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Social science and value judgements

September 3, 2011

I had a nice conversation with one of my favourite philosophers at UCL recently, a man I respect greatly. His main research area has been the philosophy of mathematics and he is a pure and honest thinker driven, it seems to me, only by the highest intellectual ideals and integrity. We talked about reason and rationality and the human difficulty of reacting to statements about probability.

And yet I found myself disagreeing with him over a fundamental principle of social science and where we are in the study of politics, economics, sociology and the like.

The issue hinges around the relationship between quantitative and qualitative analysis: how both are currently used; how they should be used; the problem of collecting, analysing and interpreting data and the significance of both sorts of analysis in the final reckoning for what is significant in social science.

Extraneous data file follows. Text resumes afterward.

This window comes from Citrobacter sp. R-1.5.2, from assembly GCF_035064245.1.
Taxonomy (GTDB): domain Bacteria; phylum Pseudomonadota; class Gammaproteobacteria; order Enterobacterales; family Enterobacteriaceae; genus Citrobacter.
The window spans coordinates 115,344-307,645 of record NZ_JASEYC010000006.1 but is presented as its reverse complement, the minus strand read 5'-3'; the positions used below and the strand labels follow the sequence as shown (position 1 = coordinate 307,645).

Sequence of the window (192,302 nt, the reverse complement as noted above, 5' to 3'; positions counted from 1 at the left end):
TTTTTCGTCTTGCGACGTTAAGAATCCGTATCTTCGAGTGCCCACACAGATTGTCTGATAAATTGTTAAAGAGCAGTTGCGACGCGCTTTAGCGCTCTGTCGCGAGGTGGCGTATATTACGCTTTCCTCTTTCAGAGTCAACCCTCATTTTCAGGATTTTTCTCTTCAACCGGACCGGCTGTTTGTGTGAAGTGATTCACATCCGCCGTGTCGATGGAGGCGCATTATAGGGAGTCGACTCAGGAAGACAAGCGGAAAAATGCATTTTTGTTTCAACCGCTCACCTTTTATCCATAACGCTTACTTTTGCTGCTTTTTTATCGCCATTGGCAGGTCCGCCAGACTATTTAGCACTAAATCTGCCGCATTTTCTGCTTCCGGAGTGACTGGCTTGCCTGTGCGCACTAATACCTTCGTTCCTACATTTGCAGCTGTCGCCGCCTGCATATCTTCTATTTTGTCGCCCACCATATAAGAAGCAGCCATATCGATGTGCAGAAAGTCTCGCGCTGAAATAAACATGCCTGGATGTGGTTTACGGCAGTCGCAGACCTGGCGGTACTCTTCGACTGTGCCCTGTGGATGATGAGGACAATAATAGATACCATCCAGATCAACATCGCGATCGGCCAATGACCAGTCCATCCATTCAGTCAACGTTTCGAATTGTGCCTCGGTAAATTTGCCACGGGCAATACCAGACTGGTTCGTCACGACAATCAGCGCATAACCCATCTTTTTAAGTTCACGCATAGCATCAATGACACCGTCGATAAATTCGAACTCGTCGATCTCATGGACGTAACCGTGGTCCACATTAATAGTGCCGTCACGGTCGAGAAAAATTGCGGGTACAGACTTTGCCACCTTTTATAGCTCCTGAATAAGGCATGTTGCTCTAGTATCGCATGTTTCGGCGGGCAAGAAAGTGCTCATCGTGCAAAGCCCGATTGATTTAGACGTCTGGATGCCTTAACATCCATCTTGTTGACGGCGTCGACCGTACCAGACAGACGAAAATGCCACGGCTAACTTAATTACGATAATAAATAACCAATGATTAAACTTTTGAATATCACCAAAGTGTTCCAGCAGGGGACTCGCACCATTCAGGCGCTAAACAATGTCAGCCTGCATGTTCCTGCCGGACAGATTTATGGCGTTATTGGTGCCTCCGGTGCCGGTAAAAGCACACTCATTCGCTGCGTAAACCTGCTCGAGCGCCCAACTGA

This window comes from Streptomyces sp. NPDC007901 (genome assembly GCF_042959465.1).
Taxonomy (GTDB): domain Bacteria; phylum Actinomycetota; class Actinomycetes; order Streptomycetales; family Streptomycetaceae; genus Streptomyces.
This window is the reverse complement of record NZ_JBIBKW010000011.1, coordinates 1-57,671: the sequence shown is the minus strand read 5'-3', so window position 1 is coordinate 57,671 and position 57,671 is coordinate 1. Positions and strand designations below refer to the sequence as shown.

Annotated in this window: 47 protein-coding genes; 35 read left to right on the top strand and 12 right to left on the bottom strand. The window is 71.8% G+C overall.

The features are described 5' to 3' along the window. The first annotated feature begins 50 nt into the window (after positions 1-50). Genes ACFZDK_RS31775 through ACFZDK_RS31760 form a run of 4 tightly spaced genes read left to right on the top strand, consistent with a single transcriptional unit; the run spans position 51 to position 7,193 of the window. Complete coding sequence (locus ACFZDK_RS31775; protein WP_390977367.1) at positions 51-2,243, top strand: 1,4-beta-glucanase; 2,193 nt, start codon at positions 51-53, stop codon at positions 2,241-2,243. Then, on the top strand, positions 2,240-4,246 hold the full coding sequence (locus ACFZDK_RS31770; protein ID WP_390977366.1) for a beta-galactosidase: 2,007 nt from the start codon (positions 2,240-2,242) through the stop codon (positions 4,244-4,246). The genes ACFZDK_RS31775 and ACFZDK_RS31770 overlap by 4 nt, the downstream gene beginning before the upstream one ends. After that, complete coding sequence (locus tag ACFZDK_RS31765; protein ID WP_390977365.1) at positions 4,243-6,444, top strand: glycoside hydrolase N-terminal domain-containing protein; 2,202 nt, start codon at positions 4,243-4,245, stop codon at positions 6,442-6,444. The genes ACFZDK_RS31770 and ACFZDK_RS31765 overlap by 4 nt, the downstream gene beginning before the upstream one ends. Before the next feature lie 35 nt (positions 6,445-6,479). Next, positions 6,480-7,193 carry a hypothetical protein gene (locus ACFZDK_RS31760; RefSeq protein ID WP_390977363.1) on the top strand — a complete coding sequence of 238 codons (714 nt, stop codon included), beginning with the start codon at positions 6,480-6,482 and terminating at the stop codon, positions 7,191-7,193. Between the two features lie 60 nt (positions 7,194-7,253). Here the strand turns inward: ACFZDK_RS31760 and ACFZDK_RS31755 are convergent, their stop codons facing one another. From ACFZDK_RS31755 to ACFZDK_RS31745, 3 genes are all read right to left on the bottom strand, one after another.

I had recently read a book – Ferraris for All – which is an attack on those who espouse green economics and sustainable economics, at least in so far as those approaches might halt a growth in GDP, as defined in classical terms. The book is odd in places and a little shrill in others, but it is well researched and packed with supporting data from serious academic studies to show that, overall, growing GDP is a good thing and standing in the way of GDP growth is a bad thing.